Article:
It’s been over a year since I last slept under the stars and I had an overwhelming desire to get back to it, the fact that the weather forecast was looking amazing helped.
So I packed light, then repacked even lighter, just a bivvy bag, a sleeping mat, a pillow and a quilt, spare socks (because) a good book, stove for coffee and my camera and I was off.
I’ve been looking at route along the coast to one of the nicer areas of Morecambe Bay for a few years now, it seemed that this would be the perfect opportunity, heading out across land reclaimed from the sea seemed a good start, with some ‘primo’ #grassupthemiddle till I hit the coastal path. The good weather of late had made this trail hard packed, a pleasure to ride along when its normally boggy, the free falling parachutists caught my attention for a few minutes at the big chair.
Its been odd that I’ve only been to the big chair on my own so far this year, its usually full of hairy (and not so hairy) legs, a quick slug of water and off again, the next bit of path I generally miss out as its not strictly somewhere bikes should go but today there was no one around, the trails were in perfect condition so I went for it, only the bemused cows for company.
Another bench (mark) was reached and now on legal ground again I made my way to Lancaster via a fried breakfast and a pot of tea, soon enough between the two bridges I stopped and watched for the otter I’d seen a few days earlier, no luck today.
Sunderland Point came into view, the ride across the causeway is a favourite and I rode slowly to savour it, the large number of Curlews surprised me, their distinctive call always a pleasure.
I headed towards the Horizon Line Chamber, a (newish) piece of land art by Chris Drury.
Ten minutes inside the camera obscura allowed my eyes to adjust to the projected image, even though its upside down its still captivating, the building itself is a beautiful thing, the local stonemason Andrew Mason had done the area proud with his skilful work.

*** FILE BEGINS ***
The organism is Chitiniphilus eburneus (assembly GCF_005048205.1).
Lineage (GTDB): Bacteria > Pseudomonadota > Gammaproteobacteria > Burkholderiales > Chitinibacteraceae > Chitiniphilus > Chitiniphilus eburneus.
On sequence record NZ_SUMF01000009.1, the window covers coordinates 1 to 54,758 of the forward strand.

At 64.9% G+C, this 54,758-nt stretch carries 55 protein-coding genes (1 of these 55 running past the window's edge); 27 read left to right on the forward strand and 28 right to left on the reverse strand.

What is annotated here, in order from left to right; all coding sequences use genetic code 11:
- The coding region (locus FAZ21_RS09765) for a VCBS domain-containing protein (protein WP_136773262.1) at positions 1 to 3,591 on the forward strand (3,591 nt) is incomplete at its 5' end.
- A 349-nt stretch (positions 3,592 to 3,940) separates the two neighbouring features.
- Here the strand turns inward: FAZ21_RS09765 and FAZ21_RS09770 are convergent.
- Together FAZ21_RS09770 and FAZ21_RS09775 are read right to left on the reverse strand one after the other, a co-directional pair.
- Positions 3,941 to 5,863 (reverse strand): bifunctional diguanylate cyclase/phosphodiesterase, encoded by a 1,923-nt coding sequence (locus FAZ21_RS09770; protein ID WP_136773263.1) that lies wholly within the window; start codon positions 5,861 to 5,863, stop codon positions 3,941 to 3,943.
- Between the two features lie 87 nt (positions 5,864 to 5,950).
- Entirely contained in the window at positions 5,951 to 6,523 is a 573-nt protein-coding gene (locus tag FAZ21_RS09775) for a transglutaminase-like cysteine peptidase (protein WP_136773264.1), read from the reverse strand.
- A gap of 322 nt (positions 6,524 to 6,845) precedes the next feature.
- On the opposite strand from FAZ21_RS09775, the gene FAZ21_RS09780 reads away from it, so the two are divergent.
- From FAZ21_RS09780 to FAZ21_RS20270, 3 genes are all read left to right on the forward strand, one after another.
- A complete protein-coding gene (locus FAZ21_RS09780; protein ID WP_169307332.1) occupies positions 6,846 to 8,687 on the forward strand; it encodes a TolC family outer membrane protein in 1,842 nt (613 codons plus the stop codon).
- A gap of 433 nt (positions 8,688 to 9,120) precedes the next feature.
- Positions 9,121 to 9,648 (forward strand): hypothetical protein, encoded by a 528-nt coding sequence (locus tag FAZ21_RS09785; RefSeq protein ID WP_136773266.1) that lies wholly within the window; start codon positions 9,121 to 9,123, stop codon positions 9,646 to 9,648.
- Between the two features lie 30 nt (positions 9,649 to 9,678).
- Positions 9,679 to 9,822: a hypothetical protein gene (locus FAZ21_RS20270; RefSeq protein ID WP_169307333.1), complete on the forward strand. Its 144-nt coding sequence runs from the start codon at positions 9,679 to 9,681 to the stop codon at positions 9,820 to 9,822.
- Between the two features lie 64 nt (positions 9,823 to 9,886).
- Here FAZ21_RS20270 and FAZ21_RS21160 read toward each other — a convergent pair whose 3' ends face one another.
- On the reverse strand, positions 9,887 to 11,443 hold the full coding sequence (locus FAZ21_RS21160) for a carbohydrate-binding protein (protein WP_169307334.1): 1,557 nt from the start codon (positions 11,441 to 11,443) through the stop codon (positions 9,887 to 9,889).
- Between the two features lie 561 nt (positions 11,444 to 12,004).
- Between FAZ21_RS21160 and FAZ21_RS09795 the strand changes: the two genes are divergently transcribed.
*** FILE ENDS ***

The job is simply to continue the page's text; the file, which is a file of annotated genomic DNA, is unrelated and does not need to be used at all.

From here it was now along the beach, hugging the shoreline to Middelton Sands then onto the promenade at Morecambe…
Dodging the day trippers and dog walkers I jumped onto the Lancaster Canal at Hest Bank, through towards Carnforth then towards Silverdale for tea (beer and pizza)
I found a grand spot to bivvy, overlooking the bay and settled down for the night, watching the amazing sunset across a mil pond sea, exchanging text messages with my mate Dave who was on the other side of the bay carrying out a bat survey.
A clear but warm night but with little sleep due to the brightness of the moon, even listening to David Sedaris on the I player wasn’t enough to knock me out but no problem, the moonlit view was fabulous to watch, the two tawny owls who kept buzzing me (and I think were trying to talk to me) kept me alert until the early hours.
Sleep did eventually come, about fifteen minutes before a deer came crashing through the undergrowth, I’m not sure who was the more startled, it was now half past four and the sun was coming up so I got up and made coffee, the cold remains of last night pizza were consumed and camp was officially broken.
Everything was slightly damp, but packed away and the bike reloaded, a quick check around to make certain I’d not left any rubbish and apart from the flattened grass you’d never know I’d been there.
My intention was to essentially retrace my steps from yesterday but because of the early start the tide would have been over the causeway at Sunderland Point, more garage coffee at Carnforth confirmed that I was far too early to get any hot food anywhere so I headed back towards Lancaster, even here no where open so I found a bench and promptly fell asleep.
An hours powernap doesn’t half feel good, plus it meant that by now there was another fried breakfast with my name on it at the infamous Cafe d’Lune, more coffee and also tea, and more toast….. an hour later and I’m back at base, literally twenty three hours and eighty three miles later, a successful Sub twenty four hour overnighter completed.
Words and pictures – Steve Makin